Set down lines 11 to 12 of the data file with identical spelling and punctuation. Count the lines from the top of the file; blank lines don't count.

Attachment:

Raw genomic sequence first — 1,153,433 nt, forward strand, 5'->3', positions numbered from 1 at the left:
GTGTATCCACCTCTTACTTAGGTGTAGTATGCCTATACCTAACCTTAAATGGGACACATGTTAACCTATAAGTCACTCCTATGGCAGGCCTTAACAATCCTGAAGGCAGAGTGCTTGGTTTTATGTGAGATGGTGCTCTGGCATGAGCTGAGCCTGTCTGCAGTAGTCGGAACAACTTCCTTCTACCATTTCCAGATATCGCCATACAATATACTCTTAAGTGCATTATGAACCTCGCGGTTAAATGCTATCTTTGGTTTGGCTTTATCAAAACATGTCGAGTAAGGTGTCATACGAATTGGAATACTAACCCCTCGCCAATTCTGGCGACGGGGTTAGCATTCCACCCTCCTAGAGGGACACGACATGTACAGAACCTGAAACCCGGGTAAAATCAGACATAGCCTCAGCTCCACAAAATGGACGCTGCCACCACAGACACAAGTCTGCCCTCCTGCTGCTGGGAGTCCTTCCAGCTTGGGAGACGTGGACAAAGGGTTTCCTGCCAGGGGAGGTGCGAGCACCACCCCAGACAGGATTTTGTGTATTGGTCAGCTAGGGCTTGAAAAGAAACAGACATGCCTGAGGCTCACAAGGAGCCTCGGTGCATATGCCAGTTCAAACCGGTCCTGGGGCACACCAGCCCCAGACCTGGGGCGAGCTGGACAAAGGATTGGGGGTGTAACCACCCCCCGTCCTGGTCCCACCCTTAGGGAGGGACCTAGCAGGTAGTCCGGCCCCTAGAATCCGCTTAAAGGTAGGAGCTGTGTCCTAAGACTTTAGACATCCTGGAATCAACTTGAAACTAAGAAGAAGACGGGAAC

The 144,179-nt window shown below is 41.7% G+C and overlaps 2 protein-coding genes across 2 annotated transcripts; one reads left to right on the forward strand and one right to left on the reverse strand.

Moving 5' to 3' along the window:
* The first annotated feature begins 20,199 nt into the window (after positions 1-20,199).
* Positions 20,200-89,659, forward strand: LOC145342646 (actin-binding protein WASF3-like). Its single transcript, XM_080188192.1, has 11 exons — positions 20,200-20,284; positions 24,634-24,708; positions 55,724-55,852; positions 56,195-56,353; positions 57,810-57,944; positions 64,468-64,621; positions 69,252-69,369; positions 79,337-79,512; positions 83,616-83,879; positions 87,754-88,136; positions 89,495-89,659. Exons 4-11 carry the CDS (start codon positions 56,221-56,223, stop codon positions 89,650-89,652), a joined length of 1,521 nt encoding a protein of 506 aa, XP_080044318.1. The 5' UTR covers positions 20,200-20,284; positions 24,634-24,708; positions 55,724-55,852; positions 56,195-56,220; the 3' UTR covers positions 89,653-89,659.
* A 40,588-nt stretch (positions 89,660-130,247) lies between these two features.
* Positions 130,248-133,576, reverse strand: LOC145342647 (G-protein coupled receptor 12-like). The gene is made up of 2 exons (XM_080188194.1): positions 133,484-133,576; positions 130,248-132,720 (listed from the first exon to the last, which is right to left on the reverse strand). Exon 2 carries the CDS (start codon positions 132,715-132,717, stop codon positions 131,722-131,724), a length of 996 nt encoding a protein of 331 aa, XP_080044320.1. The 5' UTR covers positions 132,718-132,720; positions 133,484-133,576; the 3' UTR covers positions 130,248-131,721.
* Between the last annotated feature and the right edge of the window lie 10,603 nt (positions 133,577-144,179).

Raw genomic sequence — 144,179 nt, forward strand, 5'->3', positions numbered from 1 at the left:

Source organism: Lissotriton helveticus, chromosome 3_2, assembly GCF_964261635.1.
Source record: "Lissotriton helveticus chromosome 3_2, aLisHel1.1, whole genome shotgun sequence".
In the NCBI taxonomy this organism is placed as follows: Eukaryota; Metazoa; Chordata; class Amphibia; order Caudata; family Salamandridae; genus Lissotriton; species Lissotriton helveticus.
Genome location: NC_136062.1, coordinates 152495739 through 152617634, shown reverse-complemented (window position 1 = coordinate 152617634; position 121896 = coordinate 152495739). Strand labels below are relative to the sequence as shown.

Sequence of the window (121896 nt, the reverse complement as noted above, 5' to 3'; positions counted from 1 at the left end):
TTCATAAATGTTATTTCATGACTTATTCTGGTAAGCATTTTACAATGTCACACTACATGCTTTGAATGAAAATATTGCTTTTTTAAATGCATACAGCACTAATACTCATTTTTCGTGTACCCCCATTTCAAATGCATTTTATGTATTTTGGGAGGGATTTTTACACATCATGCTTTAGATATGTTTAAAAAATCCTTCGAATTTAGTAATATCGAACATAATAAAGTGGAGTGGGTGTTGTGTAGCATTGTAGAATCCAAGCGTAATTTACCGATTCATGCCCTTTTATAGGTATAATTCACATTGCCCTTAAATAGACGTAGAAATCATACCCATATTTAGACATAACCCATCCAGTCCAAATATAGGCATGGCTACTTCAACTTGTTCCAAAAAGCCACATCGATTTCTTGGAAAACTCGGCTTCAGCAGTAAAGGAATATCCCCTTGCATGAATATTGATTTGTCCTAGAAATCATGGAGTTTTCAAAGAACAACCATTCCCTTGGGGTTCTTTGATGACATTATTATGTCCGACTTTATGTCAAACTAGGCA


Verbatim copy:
Source organism: Lissotriton helveticus, chromosome 3_2, assembly GCF_964261635.1.
Source record: "Lissotriton helveticus chromosome 3_2, aLisHel1.1, whole genome shotgun sequence".